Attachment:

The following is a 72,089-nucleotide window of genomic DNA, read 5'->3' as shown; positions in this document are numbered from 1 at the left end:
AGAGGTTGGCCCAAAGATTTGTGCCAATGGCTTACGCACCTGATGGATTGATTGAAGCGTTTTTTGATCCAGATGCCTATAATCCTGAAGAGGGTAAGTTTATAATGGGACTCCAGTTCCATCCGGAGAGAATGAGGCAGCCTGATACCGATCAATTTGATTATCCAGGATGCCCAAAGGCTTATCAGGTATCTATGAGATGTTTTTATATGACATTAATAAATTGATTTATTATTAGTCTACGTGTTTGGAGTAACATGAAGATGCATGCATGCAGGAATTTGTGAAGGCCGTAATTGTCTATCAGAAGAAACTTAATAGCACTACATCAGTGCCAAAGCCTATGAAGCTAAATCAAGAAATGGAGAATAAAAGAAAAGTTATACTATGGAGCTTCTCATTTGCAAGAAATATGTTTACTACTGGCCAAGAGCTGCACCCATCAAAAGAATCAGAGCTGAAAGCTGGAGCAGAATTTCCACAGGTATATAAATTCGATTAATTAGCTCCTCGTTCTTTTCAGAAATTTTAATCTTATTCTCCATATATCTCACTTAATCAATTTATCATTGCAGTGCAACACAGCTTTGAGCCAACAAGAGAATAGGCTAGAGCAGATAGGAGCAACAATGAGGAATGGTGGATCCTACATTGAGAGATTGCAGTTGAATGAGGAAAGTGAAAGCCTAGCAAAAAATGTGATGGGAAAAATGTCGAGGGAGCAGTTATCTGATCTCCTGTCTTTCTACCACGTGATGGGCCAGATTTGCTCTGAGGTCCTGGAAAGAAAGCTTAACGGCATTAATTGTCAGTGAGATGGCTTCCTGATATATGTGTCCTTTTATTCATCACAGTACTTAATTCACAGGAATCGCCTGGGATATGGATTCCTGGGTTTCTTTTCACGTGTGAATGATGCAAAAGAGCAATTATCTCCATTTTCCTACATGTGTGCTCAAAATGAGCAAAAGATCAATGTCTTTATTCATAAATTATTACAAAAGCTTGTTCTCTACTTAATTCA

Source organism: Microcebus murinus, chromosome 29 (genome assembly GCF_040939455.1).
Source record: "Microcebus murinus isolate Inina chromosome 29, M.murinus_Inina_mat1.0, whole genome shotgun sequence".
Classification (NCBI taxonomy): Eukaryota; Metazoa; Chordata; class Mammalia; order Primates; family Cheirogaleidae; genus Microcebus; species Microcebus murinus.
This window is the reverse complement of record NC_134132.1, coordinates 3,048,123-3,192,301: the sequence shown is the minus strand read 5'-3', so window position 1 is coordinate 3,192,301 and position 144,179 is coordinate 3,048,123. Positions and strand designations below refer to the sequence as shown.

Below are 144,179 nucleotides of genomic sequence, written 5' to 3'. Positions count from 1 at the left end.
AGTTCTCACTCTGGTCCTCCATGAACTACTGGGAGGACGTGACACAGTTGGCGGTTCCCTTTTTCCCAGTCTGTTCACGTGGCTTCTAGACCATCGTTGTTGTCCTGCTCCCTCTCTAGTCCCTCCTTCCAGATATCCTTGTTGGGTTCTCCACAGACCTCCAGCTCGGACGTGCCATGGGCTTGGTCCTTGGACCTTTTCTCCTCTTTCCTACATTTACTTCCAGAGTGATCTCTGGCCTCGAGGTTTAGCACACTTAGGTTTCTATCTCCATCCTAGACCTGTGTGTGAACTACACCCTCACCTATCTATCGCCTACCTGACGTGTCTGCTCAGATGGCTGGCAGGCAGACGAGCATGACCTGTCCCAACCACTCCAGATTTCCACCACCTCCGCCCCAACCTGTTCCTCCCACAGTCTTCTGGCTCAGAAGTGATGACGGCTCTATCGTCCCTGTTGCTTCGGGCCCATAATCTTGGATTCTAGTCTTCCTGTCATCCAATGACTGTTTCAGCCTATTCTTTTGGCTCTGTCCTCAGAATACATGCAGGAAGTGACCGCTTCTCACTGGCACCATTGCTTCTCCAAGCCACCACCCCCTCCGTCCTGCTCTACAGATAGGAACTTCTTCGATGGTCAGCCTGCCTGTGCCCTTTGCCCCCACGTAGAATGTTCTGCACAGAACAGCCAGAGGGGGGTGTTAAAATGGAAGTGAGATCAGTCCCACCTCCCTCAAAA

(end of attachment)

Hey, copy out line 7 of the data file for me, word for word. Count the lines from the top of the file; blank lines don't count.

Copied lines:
Below are 144,179 nucleotides of genomic sequence, written 5' to 3'. Positions count from 1 at the left end.